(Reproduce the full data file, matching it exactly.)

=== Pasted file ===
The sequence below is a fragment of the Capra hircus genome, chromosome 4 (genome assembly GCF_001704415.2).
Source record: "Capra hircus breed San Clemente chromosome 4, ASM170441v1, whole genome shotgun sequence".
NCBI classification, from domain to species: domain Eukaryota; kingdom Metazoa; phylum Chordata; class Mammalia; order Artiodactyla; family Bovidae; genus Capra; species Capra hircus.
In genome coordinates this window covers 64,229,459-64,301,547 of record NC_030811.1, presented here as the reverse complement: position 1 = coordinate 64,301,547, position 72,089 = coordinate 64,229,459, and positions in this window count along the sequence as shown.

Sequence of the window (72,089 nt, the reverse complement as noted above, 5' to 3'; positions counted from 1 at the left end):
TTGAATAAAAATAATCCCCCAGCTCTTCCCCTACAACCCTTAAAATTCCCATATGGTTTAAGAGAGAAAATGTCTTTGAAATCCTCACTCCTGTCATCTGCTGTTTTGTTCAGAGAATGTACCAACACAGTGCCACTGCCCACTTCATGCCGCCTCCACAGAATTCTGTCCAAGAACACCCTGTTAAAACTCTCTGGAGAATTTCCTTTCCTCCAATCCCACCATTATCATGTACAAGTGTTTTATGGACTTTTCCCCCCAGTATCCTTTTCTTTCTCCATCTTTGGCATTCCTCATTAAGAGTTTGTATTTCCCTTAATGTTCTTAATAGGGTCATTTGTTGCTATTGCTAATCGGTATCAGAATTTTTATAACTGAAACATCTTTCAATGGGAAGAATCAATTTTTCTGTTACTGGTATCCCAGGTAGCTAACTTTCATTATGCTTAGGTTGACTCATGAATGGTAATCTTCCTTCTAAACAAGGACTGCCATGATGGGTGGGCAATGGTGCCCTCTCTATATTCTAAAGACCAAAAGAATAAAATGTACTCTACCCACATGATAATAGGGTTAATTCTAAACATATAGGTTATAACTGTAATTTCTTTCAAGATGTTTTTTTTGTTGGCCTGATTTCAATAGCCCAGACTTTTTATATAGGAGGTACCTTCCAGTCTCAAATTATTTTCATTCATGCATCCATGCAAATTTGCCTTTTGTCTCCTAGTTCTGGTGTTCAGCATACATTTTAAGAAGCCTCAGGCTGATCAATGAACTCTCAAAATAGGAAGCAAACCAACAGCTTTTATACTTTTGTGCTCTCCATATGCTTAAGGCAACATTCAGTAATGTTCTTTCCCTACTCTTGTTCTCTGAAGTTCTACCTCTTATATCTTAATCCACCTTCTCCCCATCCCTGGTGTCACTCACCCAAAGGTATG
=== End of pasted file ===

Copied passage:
The sequence below is a fragment of the Capra hircus genome, chromosome 4 (genome assembly GCF_001704415.2).
Source record: "Capra hircus breed San Clemente chromosome 4, ASM170441v1, whole genome shotgun sequence".
NCBI classification, from domain to species: domain Eukaryota; kingdom Metazoa; phylum Chordata; class Mammalia; order Artiodactyla; family Bovidae; genus Capra; species Capra hircus.
In genome coordinates this window covers 64,229,459-64,301,547 of record NC_030811.1, presented here as the reverse complement: position 1 = coordinate 64,301,547, position 72,089 = coordinate 64,229,459, and positions in this window count along the sequence as shown.

Sequence of the window (72,089 nt, the reverse complement as noted above, 5' to 3'; positions counted from 1 at the left end):
TTGAATAAAAATAATCCCCCAGCTCTTCCCCTACAACCCTTAAAATTCCCATATGGTTTAAGAGAGAAAATGTCTTTGAAATCCTCACTCCTGTCATCTGCTGTTTTGTTCAGAGAATGTACCAACACAGTGCCACTGCCCACTTCATGCCGCCTCCACAGAATTCTGTCCAAGAACACCCTGTTAAAACTCTCTGGAGAATTTCCTTTCCTCCAATCCCACCATTATCATGTACAAGTGTTTTATGGACTTTTCCCCCCAGTATCCTTTTCTTTCTCCATCTTTGGCATTCCTCATTAAGAGTTTGTATTTCCCTTAATGTTCTTAATAGGGTCATTTGTTGCTATTGCTAATCGGTATCAGAATTTTTATAACTGAAACATCTTTCAATGGGAAGAATCAATTTTTCTGTTACTGGTATCCCAGGTAGCTAACTTTCATTATGCTTAGGTTGACTCATGAATGGTAATCTTCCTTCTAAACAAGGACTGCCATGATGGGTGGGCAATGGTGCCCTCTCTATATTCTAAAGACCAAAAGAATAAAATGTACTCTACCCACATGATAATAGGGTTAATTCTAAACATATAGGTTATAACTGTAATTTCTTTCAAGATGTTTTTTTTGTTGGCCTGATTTCAATAGCCCAGACTTTTTATATAGGAGGTACCTTCCAGTCTCAAATTATTTTCATTCATGCATCCATGCAAATTTGCCTTTTGTCTCCTAGTTCTGGTGTTCAGCATACATTTTAAGAAGCCTCAGGCTGATCAATGAACTCTCAAAATAGGAAGCAAACCAACAGCTTTTATACTTTTGTGCTCTCCATATGCTTAAGGCAACATTCAGTAATGTTCTTTCCCTACTCTTGTTCTCTGAAGTTCTACCTCTTATATCTTAATCCACCTTCTCCCCATCCCTGGTGTCACTCACCCAAAGGTATG